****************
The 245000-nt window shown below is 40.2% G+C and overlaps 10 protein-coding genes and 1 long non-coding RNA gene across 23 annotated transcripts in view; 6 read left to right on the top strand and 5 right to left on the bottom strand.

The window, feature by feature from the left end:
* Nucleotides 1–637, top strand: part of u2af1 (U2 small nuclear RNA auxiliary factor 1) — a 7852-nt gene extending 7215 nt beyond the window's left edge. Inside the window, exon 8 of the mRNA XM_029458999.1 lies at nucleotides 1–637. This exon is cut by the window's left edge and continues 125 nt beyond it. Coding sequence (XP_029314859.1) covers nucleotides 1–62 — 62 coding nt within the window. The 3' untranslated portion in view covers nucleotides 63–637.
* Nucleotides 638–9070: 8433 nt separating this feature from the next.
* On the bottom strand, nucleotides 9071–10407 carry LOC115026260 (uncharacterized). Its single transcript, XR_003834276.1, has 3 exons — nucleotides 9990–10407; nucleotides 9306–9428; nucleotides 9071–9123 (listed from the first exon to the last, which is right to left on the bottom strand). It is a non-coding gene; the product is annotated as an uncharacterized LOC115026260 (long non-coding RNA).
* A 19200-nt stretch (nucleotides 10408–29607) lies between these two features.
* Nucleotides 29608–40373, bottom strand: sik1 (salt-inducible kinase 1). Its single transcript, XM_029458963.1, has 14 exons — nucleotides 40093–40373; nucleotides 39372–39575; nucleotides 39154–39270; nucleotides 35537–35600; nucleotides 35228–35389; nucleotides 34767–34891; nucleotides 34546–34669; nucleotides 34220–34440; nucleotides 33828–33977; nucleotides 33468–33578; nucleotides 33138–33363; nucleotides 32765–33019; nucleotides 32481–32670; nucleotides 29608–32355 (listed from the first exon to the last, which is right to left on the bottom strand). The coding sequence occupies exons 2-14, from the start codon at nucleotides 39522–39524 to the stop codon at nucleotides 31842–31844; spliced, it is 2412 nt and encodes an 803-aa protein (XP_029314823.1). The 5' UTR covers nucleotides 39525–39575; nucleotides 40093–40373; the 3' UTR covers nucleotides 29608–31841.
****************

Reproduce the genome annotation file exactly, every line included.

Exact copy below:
The 245000-nt window shown below is 40.2% G+C and overlaps 10 protein-coding genes and 1 long non-coding RNA gene across 23 annotated transcripts in view; 6 read left to right on the top strand and 5 right to left on the bottom strand.

The window, feature by feature from the left end:
* Nucleotides 1–637, top strand: part of u2af1 (U2 small nuclear RNA auxiliary factor 1) — a 7852-nt gene extending 7215 nt beyond the window's left edge. Inside the window, exon 8 of the mRNA XM_029458999.1 lies at nucleotides 1–637. This exon is cut by the window's left edge and continues 125 nt beyond it. Coding sequence (XP_029314859.1) covers nucleotides 1–62 — 62 coding nt within the window. The 3' untranslated portion in view covers nucleotides 63–637.
* Nucleotides 638–9070: 8433 nt separating this feature from the next.
* On the bottom strand, nucleotides 9071–10407 carry LOC115026260 (uncharacterized). Its single transcript, XR_003834276.1, has 3 exons — nucleotides 9990–10407; nucleotides 9306–9428; nucleotides 9071–9123 (listed from the first exon to the last, which is right to left on the bottom strand). It is a non-coding gene; the product is annotated as an uncharacterized LOC115026260 (long non-coding RNA).
* A 19200-nt stretch (nucleotides 10408–29607) lies between these two features.
* Nucleotides 29608–40373, bottom strand: sik1 (salt-inducible kinase 1). Its single transcript, XM_029458963.1, has 14 exons — nucleotides 40093–40373; nucleotides 39372–39575; nucleotides 39154–39270; nucleotides 35537–35600; nucleotides 35228–35389; nucleotides 34767–34891; nucleotides 34546–34669; nucleotides 34220–34440; nucleotides 33828–33977; nucleotides 33468–33578; nucleotides 33138–33363; nucleotides 32765–33019; nucleotides 32481–32670; nucleotides 29608–32355 (listed from the first exon to the last, which is right to left on the bottom strand). The coding sequence occupies exons 2-14, from the start codon at nucleotides 39522–39524 to the stop codon at nucleotides 31842–31844; spliced, it is 2412 nt and encodes an 803-aa protein (XP_029314823.1). The 5' UTR covers nucleotides 39525–39575; nucleotides 40093–40373; the 3' UTR covers nucleotides 29608–31841.